Campus have kept many of the features of the old swimming pool, making for a quirky and original space.
Since adding a café in a second phase of development at Campus, the income that it raises has outstripped that of the park and shop. All of the income raised by Campus is essential to their model, of being sustainable and unreliant on grant funding.
Inside the pool
“It's different from team sports. It's about accomplishment and bettering yourself but not for the sake of trophies or medals. It teaches people to laugh at and make a fool of themselves as everybody will fall over and they will just have to deal with that,” - Tim Nokes, Campus director
As well as offering girls-only sessions, work has been done with the local media to attract more women to the space.
A community café
“We used to have a Costa – that got shut down. At the skatepark café you can go with children. It’s lush, the atmosphere’s great and there’s a toddler takeover so I’ll come to that. This is the kind of thing we wanted. Love the area and this was the only missing thing,” - a local mum and user of the café.
Campus want to develop more space for community use and more income streams to boost sustainability. To achieve this, they intend to develop meeting rooms and office space which will be self-funding and include dual use of some areas.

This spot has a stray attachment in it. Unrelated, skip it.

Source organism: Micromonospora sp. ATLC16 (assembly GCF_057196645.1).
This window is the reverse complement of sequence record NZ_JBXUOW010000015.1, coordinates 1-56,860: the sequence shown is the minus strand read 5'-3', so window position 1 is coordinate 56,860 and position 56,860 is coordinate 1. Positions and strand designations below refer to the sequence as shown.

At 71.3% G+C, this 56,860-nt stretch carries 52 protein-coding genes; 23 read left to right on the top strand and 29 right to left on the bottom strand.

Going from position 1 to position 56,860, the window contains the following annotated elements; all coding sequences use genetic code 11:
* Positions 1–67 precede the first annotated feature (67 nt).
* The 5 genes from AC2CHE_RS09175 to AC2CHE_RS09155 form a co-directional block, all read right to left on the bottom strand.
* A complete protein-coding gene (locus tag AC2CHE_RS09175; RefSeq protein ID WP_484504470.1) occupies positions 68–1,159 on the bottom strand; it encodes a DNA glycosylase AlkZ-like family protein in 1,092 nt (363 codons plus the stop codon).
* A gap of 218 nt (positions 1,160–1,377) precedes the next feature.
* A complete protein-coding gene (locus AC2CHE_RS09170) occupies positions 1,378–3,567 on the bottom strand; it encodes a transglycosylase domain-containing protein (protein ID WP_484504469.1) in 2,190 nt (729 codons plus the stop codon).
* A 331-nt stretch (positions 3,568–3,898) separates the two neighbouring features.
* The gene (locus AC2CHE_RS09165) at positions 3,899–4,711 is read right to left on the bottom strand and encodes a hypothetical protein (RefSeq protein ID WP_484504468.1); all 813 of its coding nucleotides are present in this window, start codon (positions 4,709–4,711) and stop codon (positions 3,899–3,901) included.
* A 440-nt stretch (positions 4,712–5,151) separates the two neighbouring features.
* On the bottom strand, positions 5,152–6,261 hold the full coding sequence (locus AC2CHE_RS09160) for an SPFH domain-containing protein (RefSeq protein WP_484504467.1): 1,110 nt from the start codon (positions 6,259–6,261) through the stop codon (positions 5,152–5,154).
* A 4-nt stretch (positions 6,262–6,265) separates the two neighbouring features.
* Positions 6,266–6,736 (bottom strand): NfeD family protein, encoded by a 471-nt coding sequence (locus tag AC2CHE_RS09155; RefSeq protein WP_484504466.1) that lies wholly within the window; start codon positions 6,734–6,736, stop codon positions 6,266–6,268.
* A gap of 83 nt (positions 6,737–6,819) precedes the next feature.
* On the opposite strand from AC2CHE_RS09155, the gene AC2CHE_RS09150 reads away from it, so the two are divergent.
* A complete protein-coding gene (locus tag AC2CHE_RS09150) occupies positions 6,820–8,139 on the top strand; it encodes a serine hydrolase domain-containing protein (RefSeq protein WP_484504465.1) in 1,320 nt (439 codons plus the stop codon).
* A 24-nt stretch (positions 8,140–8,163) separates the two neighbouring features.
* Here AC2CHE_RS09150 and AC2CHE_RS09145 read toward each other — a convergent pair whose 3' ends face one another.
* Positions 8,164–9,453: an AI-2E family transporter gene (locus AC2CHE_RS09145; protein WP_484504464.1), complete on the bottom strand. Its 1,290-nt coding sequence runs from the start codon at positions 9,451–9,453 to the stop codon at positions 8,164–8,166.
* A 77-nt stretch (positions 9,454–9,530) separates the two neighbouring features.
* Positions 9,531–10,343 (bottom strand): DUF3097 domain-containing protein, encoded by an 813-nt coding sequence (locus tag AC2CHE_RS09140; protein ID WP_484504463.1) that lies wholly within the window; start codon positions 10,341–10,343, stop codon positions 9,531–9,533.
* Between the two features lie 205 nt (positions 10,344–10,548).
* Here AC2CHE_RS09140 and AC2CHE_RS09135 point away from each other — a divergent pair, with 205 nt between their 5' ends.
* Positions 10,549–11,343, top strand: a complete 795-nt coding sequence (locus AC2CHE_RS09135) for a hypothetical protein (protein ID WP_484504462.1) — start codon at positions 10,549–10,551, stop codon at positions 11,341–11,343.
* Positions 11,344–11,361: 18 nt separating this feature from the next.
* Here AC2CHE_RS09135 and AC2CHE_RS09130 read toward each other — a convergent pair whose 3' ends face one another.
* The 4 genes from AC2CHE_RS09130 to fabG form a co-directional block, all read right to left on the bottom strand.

Campus' three take-home tips
- Be entrepreneurial; Campus’ directors have been forced to be entrepreneurial and take risks, "and be comfortable taking them", such as taking on the additional building
- Develop volunteering; creating their own volunteering opportunities rather than relying upon external agencies such as educational providers is crucial to their desire to maintain autonomy
- Be flexible; initially, Campus replicated the swimming pool’s opening hours. They soon realised that this didn’t suit a skatepark and have now extended opening.
Our take on the project
Through our funding we aim to nurture projects which address the five health, social and economic outcomes set out in the Government’s Sporting Future strategy. We feel that Campus strongly supports two of these outcomes in particular; individual development and social & community development.
Campus’ approach prioritises personal outcomes over sports participation. As one of the directors, Tim Nokes, says:
“It's different from team sports. It's about accomplishment and bettering yourself, but not for the sake of trophies or medals. It teaches people to laugh at and make a fool of themselves as everybody will fall over and they will just have to deal with that.”
The skatepark provides 200 free annual memberships to young people from local deprived areas, also reducing their entry free from £5 to £3. And the café is highly-valued by the wider community, offering parents and toddlers a space to meet and enjoy coffee and a friendly atmosphere.
A Longer Read
To learn more about the journey Campus took in greater detail download the PDF below: